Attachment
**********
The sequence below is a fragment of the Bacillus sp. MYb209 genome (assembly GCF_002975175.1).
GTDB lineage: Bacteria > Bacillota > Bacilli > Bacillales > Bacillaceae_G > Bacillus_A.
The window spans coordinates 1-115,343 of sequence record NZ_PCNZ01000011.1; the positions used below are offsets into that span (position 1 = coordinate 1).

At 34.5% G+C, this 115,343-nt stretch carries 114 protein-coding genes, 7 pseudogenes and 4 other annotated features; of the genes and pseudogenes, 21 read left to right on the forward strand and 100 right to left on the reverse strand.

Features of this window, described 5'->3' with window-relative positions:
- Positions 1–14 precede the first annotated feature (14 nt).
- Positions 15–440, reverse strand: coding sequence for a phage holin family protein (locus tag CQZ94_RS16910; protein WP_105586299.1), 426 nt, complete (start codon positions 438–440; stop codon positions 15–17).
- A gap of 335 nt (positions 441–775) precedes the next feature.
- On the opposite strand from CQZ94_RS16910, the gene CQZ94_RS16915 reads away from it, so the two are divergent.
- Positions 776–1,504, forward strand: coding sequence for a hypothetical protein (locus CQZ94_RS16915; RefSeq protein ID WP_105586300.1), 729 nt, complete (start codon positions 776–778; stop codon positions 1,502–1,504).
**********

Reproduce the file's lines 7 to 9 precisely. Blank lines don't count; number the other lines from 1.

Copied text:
- Positions 15–440, reverse strand: coding sequence for a phage holin family protein (locus tag CQZ94_RS16910; protein WP_105586299.1), 426 nt, complete (start codon positions 438–440; stop codon positions 15–17).
- A gap of 335 nt (positions 441–775) precedes the next feature.
- On the opposite strand from CQZ94_RS16910, the gene CQZ94_RS16915 reads away from it, so the two are divergent.